Dr. Maier presentation 

Overall, this trip was a valuable experience that provided a great opportunity to learn. We were able to speak with a variety of experts while also interchanging ideas and sharing our research with peers from multiple universities and programs.

Keynote Address

Authors: Ali Aljaroudi & Georganne Kincer

The Keynote speaker was Dr. Robert Radwin from The University of Wisconson-Madison, specializing in Industrial and Systems Engineering. During the keynote presentation, Dr. Radwin explained how the 1980s were a very exciting period for ergonomics research in motion analysis using old techniques such as the video home system, traditional cameras, and basic ergonomics assessment sheets. By using computer vision in motion analysis techniques, a frame-by-frame video analysis method was developed as a measurement of the repetitive motion such as the hand activity level. Other techniques are posture analysis methods using instruments established in 2000s such as computer vision software and computer algorithm applications. 


Dr. Radwin keynote presentation

There is an urge to use the computer vision for ergonomics. The rationale for this is the computer vision technique is more reliable with better accuracy and repeatability than observation. Also, observation is not well-suited for temporal quantities such as duration and frequency, or long-term viewing. The computer vision does not interfere with work (no sensors or instruments). It also takes less time and has potential for real-time direct reading exposure assessment. Examples of modern computer vision techniques are motion capture simulation in ergonomics and 3D marker-less motion capture. However, the computer vision techniques are facing workplace challenges which include: the complexity of work environment (poor illumination, obstacles, and obstructions), multiple cameras are difficult to locate, poor vantage points, and fitting constraining a priori linkage joining models.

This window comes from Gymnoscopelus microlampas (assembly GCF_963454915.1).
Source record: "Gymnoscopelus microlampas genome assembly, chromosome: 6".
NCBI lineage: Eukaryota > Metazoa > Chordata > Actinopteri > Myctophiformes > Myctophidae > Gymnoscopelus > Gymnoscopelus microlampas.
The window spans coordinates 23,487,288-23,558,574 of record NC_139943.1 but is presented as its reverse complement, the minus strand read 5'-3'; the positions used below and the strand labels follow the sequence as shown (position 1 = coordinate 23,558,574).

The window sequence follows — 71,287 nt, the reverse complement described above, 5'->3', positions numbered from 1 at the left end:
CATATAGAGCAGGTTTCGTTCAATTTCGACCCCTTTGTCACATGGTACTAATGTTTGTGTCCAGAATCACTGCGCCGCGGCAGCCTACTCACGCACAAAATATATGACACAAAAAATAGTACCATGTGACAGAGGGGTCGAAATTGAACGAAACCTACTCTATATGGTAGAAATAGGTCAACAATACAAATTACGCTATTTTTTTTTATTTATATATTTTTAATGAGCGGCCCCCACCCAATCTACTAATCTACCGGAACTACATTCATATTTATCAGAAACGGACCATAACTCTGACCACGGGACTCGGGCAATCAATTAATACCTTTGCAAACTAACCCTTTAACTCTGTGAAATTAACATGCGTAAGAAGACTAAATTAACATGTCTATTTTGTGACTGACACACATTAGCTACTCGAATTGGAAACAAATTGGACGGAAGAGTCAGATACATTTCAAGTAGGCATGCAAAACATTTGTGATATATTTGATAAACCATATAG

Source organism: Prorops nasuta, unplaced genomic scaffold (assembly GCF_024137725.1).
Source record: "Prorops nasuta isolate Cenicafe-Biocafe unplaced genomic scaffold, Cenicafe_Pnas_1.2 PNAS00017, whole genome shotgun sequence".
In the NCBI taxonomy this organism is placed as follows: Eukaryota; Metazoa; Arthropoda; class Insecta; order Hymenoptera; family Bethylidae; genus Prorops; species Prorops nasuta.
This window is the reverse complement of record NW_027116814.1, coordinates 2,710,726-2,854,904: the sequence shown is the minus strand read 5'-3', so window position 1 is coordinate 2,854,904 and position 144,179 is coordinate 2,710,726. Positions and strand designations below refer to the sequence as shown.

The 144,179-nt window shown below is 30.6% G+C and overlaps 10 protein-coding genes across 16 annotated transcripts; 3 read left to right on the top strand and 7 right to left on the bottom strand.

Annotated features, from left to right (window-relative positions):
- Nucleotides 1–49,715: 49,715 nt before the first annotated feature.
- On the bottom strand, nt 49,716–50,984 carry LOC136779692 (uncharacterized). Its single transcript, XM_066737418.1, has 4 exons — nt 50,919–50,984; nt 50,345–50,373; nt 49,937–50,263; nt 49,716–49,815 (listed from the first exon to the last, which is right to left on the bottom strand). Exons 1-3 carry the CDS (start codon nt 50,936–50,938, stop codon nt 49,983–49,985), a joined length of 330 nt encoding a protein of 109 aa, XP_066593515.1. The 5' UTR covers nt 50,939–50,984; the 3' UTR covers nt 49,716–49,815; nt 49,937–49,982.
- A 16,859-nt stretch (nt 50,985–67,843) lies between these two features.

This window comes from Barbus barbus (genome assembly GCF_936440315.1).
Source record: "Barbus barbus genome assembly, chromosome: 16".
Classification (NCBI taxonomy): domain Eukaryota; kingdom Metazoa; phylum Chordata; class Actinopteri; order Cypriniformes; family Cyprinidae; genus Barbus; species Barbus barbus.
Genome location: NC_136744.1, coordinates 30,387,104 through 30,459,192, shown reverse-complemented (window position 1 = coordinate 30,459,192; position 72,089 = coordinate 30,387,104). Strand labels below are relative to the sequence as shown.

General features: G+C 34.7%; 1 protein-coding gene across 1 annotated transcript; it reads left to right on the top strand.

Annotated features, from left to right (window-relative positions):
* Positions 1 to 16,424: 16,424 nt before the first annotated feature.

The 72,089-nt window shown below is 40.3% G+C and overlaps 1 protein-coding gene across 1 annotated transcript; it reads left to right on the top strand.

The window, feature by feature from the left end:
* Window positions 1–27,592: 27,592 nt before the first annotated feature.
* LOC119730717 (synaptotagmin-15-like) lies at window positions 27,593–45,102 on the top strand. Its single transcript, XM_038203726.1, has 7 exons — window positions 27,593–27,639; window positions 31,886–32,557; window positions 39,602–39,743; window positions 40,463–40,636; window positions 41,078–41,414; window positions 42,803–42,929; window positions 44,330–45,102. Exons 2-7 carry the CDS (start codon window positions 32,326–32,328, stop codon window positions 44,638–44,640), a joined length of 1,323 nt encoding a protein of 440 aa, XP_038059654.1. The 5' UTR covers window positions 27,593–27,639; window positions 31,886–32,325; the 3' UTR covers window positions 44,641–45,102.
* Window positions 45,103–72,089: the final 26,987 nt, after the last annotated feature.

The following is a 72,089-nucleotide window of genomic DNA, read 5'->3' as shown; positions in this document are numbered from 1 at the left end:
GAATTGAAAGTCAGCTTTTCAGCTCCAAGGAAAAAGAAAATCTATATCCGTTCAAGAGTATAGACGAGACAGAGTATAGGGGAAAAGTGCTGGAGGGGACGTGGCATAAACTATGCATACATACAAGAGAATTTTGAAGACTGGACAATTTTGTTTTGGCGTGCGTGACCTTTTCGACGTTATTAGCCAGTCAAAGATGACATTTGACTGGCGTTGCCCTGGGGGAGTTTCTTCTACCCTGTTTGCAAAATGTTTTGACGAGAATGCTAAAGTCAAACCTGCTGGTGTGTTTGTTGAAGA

The University of Wisconsin-Madison objective is to develop an exposure meter for repetitive motion with a reliable approach: a relax need for high precision, emphasize temporal patterns without a need for a priori model, using 2D signal camera, and adopt a semi-automatic approach. A cross correlation template matching and sequential Bayesian estimation marker-less tracking algorithm were used to reach that objective. Robust 2D marker-less tracking and machine learning algorithm were invented. These advance computer vision techniques were used to translating NIOSH Upper limb musculoskeletal disorder consortium epidemiological data into a computer vision instrument, ACGIH TLV for hand activity level and manual lifting, and NIOSH lifting equation.